“More and more the true greatness seems to me that of the worm, doing its duty silently, steadily, from moment to moment, and hour to hour.”
How many points on the map have received a new beauty in my eyes, from the conversations they recall! As we passed up the coast of Italy, we talked of the Church. As we went through the Straits of Bonifacio, and sat looking at the south coast of Corsica, he spoke in a hushed voice of “this land of the birth of the War-Lord,” and wandered far afield, to talk of the strength of Robespierre, or to touch on Victor Hugo’s contempt for Napoleon III, with his “Et tu Napoleon!”
As I came on deck, on the morning of our passing through the Straits of Gibraltar, he met me with the words “Have you seen them? Have you seen them? Landing there and crying ‘Din! Din! The Faith! The Faith!'” And for half-an-hour I was swept away into his dramatisation of the Moorish invasions of Spain.
Or again, on a Sunday evening, he would sit and talk of Buddha, putting new life into the customary historic recital of bare facts, and interpreting the Great Renunciation as it had appeared to him who made it.
But his talks were not all entertaining, nor even all educational. Every now and then he would return, with consuming eagerness, to the great purpose of his life. And when he did this, I listened with an anxious mind, striving to treasure up each word that he let fall. For I knew that here I was but the transmitter, but the bridge, between him and that countless host of his own people, who would yet arise, and seek to make good his dreams.
One of these occasions came on a certain evening, as we neared Aden. I had asked him, in the morning, to tell me, in broad outline, what he felt to be the points of difference between his own schemes for the good of India, and those preached by others. It was impossible to draw him out on this subject. On the contrary, he expressed appreciation of certain personal characteristics and lines of conduct, adopted by some of the leaders of other schools, and I regarded the question as dismissed. Suddenly, in the evening, he returned to the subject of his own accord.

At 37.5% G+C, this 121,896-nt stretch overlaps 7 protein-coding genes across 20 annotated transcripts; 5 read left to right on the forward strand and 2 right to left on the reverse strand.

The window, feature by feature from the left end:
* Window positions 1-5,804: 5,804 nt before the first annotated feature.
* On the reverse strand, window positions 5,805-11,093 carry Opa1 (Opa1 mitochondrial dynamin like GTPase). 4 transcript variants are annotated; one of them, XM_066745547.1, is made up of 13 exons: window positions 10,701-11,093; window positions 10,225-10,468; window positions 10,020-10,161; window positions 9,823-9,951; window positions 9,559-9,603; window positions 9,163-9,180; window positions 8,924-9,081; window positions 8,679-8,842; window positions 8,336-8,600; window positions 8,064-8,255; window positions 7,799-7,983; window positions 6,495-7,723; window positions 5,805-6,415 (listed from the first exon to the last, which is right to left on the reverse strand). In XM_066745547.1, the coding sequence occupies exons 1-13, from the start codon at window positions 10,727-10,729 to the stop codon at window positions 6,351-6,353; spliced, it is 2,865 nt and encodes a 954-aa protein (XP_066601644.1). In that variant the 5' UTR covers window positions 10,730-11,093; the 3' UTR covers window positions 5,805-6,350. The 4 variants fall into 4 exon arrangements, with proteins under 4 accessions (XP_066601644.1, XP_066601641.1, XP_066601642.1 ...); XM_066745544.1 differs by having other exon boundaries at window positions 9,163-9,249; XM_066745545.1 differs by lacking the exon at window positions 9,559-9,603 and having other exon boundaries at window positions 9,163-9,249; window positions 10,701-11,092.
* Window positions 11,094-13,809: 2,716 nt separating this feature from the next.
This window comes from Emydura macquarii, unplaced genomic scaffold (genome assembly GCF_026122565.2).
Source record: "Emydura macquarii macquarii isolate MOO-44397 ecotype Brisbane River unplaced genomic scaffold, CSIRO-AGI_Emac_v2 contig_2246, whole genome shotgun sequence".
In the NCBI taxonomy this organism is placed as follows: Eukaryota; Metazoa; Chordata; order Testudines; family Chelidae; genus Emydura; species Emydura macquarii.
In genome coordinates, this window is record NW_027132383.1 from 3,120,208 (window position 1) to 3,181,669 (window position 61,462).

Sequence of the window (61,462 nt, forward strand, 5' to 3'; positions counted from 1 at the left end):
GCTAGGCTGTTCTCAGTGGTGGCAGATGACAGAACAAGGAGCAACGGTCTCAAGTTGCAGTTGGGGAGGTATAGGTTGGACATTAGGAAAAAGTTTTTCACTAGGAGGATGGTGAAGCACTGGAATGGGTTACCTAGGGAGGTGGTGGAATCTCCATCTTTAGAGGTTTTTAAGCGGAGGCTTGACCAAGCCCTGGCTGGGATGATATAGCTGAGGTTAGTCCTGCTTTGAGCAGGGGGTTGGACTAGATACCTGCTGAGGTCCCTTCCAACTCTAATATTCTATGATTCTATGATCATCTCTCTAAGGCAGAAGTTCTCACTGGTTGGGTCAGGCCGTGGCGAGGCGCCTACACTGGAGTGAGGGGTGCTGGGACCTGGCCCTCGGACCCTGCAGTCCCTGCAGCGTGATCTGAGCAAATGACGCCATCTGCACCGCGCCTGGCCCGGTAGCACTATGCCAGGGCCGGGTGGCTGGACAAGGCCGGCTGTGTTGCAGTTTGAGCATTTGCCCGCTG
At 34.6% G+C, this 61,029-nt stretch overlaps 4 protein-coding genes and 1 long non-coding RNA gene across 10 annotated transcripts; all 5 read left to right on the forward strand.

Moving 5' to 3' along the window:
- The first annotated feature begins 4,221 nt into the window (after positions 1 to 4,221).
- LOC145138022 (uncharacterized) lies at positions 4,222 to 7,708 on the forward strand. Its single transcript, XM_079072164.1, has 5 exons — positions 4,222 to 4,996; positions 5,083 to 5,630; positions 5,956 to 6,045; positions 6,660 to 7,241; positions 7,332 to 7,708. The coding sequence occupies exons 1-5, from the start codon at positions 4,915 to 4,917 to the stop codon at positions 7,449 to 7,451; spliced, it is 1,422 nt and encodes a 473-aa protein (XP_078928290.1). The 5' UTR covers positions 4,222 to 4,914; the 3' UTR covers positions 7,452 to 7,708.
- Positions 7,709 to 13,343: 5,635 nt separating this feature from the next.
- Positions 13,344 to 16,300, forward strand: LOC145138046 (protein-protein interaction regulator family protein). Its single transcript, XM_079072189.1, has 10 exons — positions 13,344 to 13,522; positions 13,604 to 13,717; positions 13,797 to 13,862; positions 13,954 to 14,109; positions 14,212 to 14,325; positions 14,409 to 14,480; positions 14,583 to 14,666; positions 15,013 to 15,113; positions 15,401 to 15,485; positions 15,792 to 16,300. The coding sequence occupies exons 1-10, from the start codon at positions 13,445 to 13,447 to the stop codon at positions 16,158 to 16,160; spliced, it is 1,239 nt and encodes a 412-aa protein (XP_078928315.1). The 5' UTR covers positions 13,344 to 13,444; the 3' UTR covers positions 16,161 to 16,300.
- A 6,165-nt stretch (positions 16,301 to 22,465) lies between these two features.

“I disagree with all those,” he said, “who are giving their superstitions back to my people. Like the Egyptologist’s interest in Egypt, it is easy to feel an interest in India that is purely selfish. One may desire to see again the India of one’s books, one’s studies, one’s dreams. My hope is to see again the strong points of that India, reinforced by the strong points of this age, only in a natural way. The new state of things must be a growth from within.
“So I preach only the Upanishads. If you look, you will find that I have never quoted anything but the Upanishads. And of the Upanishads, it is only that one idea strength. The quintessence of Vedas and Vedanta and all, lies in that one word. Buddha’s teaching was of Non-resistance or Non-injury. But I think this is a better way of teaching the same thing. For behind that Non-injury lay a dreadful weakness. It is weakness that conceives the idea of resistance. I do not think of punishing or escaping from a drop of sea-spray. It is nothing to me. Yet to the mosquito it would be serious. Now I would make all injury like that. Strength and fearlessness. My own ideal is that giant of a saint whom they killed in the Mutiny, and who broke his silence, when stabbed to the heart, to say – ‘And thou also art He!’
“But you may ask – what is the place of Ramakrishna in this scheme?”
‘He is the method, that wonderful unconscious method! He did not understand himself. He knew nothing of England or the English, save that they were queer folk from over the sea. But he lived that great life, – and I read the meaning. Never a word of condemnation for any! Once I had been attacking one of our sects of Diabolists1. I had been raving on for three hours, and he had listened quietly. ‘Well, well!’ said the old man as I finished, ‘perhaps every house may have a back door. Who knows’?
“Hitherto the great fault of our Indian religion has lain in its knowing only two words -renunciation and mukti. Only mukti here! Nothing for the householder!”
“But these are the very people whom I want to help. For are not all souls of the same quality? Is not the goal of all the same?”
“And so strength must come to the nation through education.”
I thought at the time, and I think increasingly, as I consider it, that this one talk of my Master had been well worth the whole voyage, to have heard.